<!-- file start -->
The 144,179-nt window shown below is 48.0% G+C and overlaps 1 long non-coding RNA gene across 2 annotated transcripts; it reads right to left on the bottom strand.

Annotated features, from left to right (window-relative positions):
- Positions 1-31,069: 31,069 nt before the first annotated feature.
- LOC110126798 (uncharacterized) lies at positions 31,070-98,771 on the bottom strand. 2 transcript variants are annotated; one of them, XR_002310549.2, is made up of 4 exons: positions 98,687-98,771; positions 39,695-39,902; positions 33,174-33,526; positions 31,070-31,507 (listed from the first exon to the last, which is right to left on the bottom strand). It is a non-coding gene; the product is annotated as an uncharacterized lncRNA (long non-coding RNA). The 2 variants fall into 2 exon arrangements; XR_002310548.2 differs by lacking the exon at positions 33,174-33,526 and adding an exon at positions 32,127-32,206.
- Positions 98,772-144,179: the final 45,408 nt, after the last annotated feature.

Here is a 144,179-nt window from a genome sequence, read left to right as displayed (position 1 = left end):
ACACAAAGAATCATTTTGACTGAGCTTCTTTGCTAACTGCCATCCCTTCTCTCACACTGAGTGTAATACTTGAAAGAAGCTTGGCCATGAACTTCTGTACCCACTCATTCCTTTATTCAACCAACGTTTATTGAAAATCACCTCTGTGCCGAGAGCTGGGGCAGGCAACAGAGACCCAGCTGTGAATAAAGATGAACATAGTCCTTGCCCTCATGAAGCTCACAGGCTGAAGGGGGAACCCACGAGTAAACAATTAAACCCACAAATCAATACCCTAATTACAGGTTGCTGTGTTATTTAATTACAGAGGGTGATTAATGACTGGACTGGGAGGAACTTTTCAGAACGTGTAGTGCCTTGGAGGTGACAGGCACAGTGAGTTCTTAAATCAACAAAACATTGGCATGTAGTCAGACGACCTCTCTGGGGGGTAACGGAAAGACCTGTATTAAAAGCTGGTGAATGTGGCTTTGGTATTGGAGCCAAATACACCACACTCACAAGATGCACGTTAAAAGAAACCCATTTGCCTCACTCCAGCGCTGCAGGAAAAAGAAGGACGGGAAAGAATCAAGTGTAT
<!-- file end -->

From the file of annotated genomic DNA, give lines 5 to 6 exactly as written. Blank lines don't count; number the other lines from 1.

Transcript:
- Positions 98,772-144,179: the final 45,408 nt, after the last annotated feature.

Here is a 144,179-nt window from a genome sequence, read left to right as displayed (position 1 = left end):